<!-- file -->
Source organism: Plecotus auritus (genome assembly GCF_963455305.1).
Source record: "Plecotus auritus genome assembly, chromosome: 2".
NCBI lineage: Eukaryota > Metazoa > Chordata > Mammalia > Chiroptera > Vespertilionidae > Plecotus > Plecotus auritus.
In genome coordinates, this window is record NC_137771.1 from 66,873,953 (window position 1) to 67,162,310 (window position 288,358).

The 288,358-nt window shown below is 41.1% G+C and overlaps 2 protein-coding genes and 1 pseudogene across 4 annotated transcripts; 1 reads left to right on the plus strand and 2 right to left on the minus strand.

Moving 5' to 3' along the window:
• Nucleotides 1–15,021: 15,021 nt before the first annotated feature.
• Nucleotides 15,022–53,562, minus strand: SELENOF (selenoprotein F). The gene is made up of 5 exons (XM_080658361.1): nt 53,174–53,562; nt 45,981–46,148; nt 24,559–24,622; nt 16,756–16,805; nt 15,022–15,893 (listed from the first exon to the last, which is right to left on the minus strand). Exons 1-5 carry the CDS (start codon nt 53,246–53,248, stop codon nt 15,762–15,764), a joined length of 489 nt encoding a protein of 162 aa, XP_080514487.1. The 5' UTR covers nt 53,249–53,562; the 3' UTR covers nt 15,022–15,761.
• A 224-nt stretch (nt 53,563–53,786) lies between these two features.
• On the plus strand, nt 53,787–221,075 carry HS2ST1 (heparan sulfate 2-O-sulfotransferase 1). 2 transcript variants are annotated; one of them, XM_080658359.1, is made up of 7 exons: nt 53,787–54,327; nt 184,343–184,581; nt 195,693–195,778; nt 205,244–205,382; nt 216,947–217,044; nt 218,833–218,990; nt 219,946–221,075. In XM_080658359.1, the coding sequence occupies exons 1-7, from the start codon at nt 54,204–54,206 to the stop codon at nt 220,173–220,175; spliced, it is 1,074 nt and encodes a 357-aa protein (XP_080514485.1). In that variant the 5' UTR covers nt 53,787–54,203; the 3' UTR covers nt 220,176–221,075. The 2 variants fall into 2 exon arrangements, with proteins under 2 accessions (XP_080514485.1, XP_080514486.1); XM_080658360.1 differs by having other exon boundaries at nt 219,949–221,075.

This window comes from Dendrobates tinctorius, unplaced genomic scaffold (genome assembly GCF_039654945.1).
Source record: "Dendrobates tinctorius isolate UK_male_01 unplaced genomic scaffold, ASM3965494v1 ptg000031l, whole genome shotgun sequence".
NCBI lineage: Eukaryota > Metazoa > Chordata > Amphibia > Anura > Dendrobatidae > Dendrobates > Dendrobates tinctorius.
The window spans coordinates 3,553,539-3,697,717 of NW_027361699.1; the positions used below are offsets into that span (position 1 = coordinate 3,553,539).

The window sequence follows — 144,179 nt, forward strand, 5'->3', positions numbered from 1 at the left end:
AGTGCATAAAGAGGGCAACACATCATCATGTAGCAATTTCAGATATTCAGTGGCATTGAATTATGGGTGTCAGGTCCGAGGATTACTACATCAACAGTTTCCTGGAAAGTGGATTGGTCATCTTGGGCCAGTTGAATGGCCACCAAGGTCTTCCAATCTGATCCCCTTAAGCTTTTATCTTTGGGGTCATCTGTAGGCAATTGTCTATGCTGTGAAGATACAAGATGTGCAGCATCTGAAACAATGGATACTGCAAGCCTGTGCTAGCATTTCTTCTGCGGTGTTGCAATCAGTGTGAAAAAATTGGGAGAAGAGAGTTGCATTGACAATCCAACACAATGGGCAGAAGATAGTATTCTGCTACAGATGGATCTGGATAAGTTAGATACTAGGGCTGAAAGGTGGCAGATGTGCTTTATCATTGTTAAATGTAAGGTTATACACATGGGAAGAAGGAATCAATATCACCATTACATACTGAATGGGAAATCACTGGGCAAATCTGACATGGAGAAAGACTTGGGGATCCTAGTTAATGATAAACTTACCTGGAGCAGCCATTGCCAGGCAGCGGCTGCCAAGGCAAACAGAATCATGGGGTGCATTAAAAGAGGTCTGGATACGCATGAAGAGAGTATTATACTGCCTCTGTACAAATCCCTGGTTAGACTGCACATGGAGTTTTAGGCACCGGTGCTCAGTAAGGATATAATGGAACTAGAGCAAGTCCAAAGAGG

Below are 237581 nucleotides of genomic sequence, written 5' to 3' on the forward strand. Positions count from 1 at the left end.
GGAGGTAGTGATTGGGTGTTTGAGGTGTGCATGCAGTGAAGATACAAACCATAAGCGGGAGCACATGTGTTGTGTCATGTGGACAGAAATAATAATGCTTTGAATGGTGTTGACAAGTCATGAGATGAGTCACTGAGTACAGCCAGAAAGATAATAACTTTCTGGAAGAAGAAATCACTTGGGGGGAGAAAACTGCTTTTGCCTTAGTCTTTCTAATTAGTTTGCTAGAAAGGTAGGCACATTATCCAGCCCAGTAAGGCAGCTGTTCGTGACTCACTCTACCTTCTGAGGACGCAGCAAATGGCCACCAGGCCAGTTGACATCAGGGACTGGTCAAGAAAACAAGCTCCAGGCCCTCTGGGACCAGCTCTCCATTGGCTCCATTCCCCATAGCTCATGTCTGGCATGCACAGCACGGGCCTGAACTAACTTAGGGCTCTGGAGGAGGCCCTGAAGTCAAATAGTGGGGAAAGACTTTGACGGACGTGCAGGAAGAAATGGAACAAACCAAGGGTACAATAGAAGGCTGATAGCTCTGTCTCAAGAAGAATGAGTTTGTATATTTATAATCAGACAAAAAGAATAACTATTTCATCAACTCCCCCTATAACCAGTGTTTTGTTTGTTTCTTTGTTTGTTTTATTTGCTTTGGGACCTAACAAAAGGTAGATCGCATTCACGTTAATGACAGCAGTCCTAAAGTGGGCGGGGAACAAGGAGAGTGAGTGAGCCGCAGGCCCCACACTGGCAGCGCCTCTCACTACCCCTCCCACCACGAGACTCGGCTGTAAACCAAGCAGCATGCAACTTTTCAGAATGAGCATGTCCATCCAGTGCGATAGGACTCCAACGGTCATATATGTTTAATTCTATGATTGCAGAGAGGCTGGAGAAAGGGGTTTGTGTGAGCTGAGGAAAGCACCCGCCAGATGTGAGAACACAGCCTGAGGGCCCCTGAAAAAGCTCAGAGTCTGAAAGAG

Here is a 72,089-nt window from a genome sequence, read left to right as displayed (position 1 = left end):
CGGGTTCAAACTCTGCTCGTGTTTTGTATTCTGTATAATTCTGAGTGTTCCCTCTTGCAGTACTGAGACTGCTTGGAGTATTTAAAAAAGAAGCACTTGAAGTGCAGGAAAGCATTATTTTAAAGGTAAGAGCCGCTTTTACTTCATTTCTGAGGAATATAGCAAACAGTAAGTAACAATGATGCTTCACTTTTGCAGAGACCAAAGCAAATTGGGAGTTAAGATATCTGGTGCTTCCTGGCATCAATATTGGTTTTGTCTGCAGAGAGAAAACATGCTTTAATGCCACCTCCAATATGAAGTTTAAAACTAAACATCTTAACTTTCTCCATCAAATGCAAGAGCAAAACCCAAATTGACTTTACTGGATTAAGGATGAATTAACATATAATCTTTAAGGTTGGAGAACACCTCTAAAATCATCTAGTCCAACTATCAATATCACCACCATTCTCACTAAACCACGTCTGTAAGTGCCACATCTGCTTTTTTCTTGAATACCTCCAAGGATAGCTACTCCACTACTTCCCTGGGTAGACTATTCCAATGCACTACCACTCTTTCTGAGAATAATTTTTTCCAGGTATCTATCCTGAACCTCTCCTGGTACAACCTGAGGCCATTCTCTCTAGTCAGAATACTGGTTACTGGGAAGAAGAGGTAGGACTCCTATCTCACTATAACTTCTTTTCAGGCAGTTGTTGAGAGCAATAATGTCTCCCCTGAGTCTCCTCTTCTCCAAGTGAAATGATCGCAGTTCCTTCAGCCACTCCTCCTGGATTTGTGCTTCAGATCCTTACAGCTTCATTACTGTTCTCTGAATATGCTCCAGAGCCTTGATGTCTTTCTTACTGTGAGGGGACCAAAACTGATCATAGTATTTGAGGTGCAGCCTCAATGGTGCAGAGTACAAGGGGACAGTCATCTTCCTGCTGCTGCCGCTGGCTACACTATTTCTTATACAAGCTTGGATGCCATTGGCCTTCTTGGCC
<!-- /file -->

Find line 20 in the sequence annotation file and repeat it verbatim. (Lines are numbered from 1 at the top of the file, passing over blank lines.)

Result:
CGGGTTCAAACTCTGCTCGTGTTTTGTATTCTGTATAATTCTGAGTGTTCCCTCTTGCAGTACTGAGACTGCTTGGAGTATTTAAAAAAGAAGCACTTGAAGTGCAGGAAAGCATTATTTTAAAGGTAAGAGCCGCTTTTACTTCATTTCTGAGGAATATAGCAAACAGTAAGTAACAATGATGCTTCACTTTTGCAGAGACCAAAGCAAATTGGGAGTTAAGATATCTGGTGCTTCCTGGCATCAATATTGGTTTTGTCTGCAGAGAGAAAACATGCTTTAATGCCACCTCCAATATGAAGTTTAAAACTAAACATCTTAACTTTCTCCATCAAATGCAAGAGCAAAACCCAAATTGACTTTACTGGATTAAGGATGAATTAACATATAATCTTTAAGGTTGGAGAACACCTCTAAAATCATCTAGTCCAACTATCAATATCACCACCATTCTCACTAAACCACGTCTGTAAGTGCCACATCTGCTTTTTTCTTGAATACCTCCAAGGATAGCTACTCCACTACTTCCCTGGGTAGACTATTCCAATGCACTACCACTCTTTCTGAGAATAATTTTTTCCAGGTATCTATCCTGAACCTCTCCTGGTACAACCTGAGGCCATTCTCTCTAGTCAGAATACTGGTTACTGGGAAGAAGAGGTAGGACTCCTATCTCACTATAACTTCTTTTCAGGCAGTTGTTGAGAGCAATAATGTCTCCCCTGAGTCTCCTCTTCTCCAAGTGAAATGATCGCAGTTCCTTCAGCCACTCCTCCTGGATTTGTGCTTCAGATCCTTACAGCTTCATTACTGTTCTCTGAATATGCTCCAGAGCCTTGATGTCTTTCTTACTGTGAGGGGACCAAAACTGATCATAGTATTTGAGGTGCAGCCTCAATGGTGCAGAGTACAAGGGGACAGTCATCTTCCTGCTGCTGCCGCTGGCTACACTATTTCTTATACAAGCTTGGATGCCATTGGCCTTCTTGGCC